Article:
LETTER FROM ONTARIO
2003: A Year of Big Changes for Farming

Farm & Countryside Commentary by Elbert van Donkersgoed

Editor's NOTE

Elbert van Donkersgoed is the Strategic Policy Advisor of the Christian Farmers Federation of Ontario, Canada. CFFO is supported by 4,500 family farmers across the province of Ontario.

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December 31, 2003: The year 2003 ushered in big changes for farmers. The consequences, both good and bad, will reach far beyond the New Year.

Provincially, it's the Nutrient Management Act and the different approach envisaged by our new Liberal government. Nationally, there's the Canadian Agricultural Income Stabilization program, recently confirmed by federal/provincial signatures. Internationally, one sick cow has rewritten the future for Canadian beef production and other ruminants.

"Refocused" is a good way to think about our new Liberal government's plans for the Nutrient Management Act. No longer will the regulations under this act be agriculture's primary contribution to environmental stewardship. Source water protection rules are coming, designed to implement all the recommendations of the Walkerton Inquiry into the tainted water tragedy. Not only will this refocus enforcement responsibilities on the Ministry of Environment: more significantly, nutrient management rules will start off farm, pushing into the background the balance between on-farm nutrients and crop needs.

"Permanent" is a good way to think about the just-signed federal-provincial Canadian Agricultural Income Stabilization program. This is a good attempt to overcome the need for ad hoc programs triggered almost annually by crises due to weather calamities or price disasters, and a much-improved approach to stabilizing farm incomes. When prices or production collapse, governments are committed to substantial support. What's the hitch? Payments will be based on the average of previous years -- and we know that those averages are set to continue their long pattern of decline.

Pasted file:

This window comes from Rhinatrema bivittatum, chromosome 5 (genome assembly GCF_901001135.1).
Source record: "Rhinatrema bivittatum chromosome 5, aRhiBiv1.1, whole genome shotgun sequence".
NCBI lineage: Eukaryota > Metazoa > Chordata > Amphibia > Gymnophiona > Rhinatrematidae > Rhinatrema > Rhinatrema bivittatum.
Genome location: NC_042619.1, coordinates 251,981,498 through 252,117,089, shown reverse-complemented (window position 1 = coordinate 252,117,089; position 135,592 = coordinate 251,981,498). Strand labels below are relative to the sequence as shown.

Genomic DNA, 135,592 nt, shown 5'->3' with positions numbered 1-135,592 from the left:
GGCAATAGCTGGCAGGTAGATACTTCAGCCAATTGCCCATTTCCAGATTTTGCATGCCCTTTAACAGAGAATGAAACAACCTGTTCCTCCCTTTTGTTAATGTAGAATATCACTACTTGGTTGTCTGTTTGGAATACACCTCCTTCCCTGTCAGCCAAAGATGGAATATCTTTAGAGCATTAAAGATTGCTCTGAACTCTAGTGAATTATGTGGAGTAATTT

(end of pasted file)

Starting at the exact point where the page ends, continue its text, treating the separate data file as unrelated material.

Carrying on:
"Unreal" is the catastrophic impact of one sick cow in Alberta. Ad hoc guidelines developed in response to an outbreak of epidemic proportions in Great Britain have been implemented holus-bolus in response to one sick cow. The tortuous process of writing new, more appropriate international trade rules for countries with a documented low level of mad cow disease, just got longer and more convoluted -- the result of the identification of one BSE dairy cow in Washington State.

On the surface, our food system has become a maze of contradictory messages. One sick cow in Alberta -- the U.S. slams its border shut to good Canadian beef. One sick cow in Washington -- American beef remains safe and wholesome. The search for the source of the infection is just an abundance of caution, and designed to strengthen safeguards and firewalls. At a deeper level, the adoption of industrial approaches to food safety and promises of "satisfaction guaranteed or your money refunded" has created expectations of "no risk" in the food system. But, food starts out as living organisms -- plants and animals. Claims of "no risk" are out of reach. We have created expectations the food system cannot meet.

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